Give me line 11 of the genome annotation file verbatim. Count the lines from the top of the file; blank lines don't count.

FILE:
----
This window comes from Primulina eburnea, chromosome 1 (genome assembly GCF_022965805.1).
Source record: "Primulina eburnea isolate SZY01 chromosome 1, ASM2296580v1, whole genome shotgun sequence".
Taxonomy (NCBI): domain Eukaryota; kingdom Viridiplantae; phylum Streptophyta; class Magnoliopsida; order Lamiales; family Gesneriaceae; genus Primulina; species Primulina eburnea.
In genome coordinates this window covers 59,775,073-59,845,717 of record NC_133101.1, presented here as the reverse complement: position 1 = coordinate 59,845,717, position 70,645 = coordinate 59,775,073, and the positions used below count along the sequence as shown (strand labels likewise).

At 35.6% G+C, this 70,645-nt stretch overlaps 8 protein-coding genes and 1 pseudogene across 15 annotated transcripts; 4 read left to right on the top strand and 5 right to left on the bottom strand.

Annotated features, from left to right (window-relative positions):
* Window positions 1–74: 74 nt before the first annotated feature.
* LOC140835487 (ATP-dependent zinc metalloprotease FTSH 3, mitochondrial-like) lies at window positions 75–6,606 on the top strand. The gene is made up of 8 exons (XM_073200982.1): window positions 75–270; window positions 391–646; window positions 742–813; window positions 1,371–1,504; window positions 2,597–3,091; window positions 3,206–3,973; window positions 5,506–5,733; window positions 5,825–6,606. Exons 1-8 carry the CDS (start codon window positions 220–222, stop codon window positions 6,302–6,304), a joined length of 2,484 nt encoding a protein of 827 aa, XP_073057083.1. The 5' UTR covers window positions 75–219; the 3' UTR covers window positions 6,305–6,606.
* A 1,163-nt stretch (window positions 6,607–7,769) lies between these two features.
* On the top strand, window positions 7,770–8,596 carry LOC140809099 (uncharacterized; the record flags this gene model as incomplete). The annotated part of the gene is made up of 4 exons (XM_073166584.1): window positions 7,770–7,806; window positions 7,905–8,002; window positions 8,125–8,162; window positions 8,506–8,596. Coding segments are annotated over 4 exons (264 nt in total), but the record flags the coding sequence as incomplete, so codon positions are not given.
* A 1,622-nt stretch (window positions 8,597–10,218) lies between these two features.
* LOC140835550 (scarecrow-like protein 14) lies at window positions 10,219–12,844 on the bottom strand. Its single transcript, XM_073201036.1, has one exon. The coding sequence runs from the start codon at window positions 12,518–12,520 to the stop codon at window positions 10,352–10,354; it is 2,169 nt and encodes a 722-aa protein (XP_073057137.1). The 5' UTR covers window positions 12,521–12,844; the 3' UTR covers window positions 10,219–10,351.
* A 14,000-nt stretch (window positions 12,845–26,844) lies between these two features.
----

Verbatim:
* A 1,622-nt stretch (window positions 8,597–10,218) lies between these two features.